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How the Bajan v’ballers stack up


Kenmore Bynoe

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The?dominance that Barbados once enjoyed in Caribbean volleyball arena, now seems a distant memory.
This week, the best men’s and women’s teams in this country are in Trinidad and?Tobago (T&T) for the 15th Caribbean Volleyball Championship (CVC), and it is all about redemption.
After dominating the 1990s, Barbados’ women have not taken the crown since a double strike in 2002 in T&T and our men who have won ten crowns last held the title in 2006 when they defeated T&T in the Bahamas.
While Barbados men have a squad that can seriously challenge defending champions The Bahamas, it is hard to imagine Barbados women or others like The Bahamas, Jamaica or Suriname to threaten T&T women’s total domination of Caribbean volleyball.
The retirement of former captain and Romanian-based Krystle Esdelle may have affected T&T, but with a clutch of players like the dominant Kelly-Anne Billingy who play their craft throughout Europe the hosts are odds on to win a record fifth successive CVC.
Barbados’ team show a number of experienced players with some rather green members who will depend heavily on too few doing too much to win. The small size of the Barbados players will also be a handicap.
Former two times MVP Shari Matthews’ and six-footer Anicia Wood’s form and experience as professional players will be key. However, the strength or weakness of setter Akeelah Blenman and Harrison College teenager Ashley Jordan will be exposed by the big T&T attackers.
Jordan, who is the daughter of former Barbados middle Andy Jordan, will need her dad’s blocking genes to be an asset in the two position. In addition, the play of captain Thonya Joseph, experienced Julia Lewis and Avara Brown suggest that they are past their best.
The younger Mya Evelyn, Shani Leacock, DeAnn Smith and Abeje Carrington will need many future tournaments to reach their full potential.
Shockingly, Akilah Phillips who normally plays middle at the club level where she does not pass, is being inserted at the all important role of libero.
At least Barbados women can boast of half of their team having US training in Wood, Matthews, Carrington, Phillips, Smith and Joseph.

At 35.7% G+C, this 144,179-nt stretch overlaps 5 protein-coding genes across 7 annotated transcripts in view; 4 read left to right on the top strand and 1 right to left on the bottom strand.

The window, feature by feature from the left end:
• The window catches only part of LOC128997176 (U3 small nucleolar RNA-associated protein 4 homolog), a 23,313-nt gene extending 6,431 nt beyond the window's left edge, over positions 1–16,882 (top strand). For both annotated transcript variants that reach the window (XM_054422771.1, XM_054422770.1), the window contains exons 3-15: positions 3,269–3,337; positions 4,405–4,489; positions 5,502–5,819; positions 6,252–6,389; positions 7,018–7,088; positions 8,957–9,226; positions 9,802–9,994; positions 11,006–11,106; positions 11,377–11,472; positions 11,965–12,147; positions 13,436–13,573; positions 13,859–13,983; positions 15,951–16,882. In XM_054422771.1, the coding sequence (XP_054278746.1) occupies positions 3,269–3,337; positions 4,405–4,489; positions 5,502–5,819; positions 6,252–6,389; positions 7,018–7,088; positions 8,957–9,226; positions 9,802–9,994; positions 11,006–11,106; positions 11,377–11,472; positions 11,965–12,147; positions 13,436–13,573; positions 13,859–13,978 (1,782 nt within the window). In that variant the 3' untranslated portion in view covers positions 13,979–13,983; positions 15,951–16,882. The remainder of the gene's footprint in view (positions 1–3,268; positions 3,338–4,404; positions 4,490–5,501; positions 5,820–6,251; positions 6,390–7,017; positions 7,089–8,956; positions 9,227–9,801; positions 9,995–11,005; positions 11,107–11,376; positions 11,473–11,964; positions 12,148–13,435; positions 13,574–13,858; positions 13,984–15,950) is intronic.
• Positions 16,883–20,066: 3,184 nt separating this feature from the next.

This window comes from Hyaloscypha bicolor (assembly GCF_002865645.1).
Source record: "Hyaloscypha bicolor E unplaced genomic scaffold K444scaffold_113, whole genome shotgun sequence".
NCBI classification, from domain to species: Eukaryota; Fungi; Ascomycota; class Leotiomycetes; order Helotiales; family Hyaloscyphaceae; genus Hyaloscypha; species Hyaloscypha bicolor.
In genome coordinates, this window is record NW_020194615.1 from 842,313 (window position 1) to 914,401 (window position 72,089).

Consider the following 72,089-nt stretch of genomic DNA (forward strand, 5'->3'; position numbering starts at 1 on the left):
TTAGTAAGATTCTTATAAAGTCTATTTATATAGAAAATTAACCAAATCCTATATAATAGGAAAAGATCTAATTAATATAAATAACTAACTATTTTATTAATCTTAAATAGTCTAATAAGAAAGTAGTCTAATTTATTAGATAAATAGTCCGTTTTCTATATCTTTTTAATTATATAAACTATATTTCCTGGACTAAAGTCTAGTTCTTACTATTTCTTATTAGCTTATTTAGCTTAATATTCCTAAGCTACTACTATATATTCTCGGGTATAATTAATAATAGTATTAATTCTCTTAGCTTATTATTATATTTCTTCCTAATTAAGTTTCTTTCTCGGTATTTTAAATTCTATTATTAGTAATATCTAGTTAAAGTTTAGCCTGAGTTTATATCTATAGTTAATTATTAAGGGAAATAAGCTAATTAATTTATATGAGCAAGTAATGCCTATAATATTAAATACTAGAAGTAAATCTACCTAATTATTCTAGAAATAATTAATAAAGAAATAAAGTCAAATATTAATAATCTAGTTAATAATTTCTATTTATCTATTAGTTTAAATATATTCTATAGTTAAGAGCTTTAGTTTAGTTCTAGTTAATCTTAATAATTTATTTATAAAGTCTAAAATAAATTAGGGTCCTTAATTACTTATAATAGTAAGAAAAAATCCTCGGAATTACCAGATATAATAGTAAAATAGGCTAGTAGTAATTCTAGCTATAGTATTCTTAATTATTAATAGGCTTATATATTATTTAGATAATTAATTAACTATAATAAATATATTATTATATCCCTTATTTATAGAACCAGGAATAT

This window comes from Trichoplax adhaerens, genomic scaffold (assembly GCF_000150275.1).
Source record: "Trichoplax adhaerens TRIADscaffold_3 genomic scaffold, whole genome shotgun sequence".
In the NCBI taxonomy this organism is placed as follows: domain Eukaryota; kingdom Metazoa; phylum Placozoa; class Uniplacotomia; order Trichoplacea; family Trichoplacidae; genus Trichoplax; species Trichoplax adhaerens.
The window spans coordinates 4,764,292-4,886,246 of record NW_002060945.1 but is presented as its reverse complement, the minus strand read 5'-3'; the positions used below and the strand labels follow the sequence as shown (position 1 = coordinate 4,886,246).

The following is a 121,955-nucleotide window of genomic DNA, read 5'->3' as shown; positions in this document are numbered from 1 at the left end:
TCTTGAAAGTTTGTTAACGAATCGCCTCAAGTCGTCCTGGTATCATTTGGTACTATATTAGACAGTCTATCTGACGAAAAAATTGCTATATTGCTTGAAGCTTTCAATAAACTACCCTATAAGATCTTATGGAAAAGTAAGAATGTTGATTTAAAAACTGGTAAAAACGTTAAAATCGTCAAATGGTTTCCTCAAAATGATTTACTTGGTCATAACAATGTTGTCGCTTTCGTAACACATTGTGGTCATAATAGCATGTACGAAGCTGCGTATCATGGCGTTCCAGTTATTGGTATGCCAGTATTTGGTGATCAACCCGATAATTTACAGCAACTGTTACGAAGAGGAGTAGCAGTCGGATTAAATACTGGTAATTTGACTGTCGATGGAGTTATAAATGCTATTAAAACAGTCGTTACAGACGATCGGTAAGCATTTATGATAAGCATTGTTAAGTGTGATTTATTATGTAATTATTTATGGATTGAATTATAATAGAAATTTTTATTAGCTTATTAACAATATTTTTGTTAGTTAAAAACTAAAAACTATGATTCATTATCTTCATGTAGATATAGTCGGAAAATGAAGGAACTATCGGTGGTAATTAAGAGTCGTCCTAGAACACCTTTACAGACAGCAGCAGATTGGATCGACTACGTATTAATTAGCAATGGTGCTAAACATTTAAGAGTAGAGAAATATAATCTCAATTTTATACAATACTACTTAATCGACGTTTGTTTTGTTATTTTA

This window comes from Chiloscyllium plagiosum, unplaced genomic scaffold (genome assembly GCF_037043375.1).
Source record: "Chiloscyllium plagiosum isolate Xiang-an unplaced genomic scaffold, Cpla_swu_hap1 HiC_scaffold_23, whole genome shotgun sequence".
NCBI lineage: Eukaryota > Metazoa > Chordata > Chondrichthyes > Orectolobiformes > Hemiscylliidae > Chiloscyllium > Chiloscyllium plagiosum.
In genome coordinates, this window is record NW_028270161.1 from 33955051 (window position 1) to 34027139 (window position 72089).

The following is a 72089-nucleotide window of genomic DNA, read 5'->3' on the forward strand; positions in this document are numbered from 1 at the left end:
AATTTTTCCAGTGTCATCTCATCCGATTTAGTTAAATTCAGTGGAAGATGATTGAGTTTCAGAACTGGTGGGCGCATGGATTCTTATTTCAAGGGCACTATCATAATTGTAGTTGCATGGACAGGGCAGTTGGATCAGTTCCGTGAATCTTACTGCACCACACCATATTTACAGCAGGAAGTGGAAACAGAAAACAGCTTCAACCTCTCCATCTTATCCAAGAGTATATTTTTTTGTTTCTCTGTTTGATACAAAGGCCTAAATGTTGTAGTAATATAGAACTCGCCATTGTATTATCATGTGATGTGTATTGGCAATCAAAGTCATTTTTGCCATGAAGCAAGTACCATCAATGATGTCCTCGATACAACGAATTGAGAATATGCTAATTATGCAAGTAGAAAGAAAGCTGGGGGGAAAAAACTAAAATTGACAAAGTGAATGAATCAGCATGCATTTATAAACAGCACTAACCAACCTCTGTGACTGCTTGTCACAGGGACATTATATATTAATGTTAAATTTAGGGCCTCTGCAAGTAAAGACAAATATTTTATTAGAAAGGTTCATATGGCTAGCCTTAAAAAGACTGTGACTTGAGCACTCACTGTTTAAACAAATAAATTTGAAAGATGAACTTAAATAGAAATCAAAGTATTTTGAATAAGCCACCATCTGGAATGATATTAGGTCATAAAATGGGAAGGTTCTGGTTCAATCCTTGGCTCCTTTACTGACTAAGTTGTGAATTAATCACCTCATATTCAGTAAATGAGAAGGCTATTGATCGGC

Barbados men who are led by local MVP Alain London will be aiming to make the tournament a breaking-out as well as a retirement function for some players. After an impressive debut at the Norceca Under-21 Championship in El Salvador, captain Ammuniki Wood, 6ft, 6in Chioke Holder and the US-based Jabarry Goodridge will be adding some youth and fire to the team.
An out-of-form Fabian Cox who has been smouldering for a long time will hope to catch afire in what must be his final CVC. The aggression of Shawn Simpson, Akeem Payne and Kyle Browne could be matched by middles Romel Agard, Wood, Holder and the US-based Leshon Alexander.
The support of libero Sheldon Roach and reserve setter Ronald Rice will give coach Ludger Niles the option to allow London to play an attacking role at critical times. With tickets to Norceca and the Pan Am Games at stake, it will be interesting to see how much the Bajan men will be fired up to win and to book their flights.
Women’s team: Joseph, captain, Lewis, Matthews, Wood, Jordan, Evelyn, Phillips, Carrington, Smith, Brown, Blenman and Leacock. Andrew Brathwaite, coach; Leron Knight, assistant coach and Shirley Hoyte-Boyce, manager.
Men’s team: London, captain, Simpson, Goodridge, Cox, Holder, Wood, Payne, Agard, Alexander, Roach, Browne and Rice. Ludger Niles, coach; Shon Hurdle, assistant coach and Roxanne Forte, manager.

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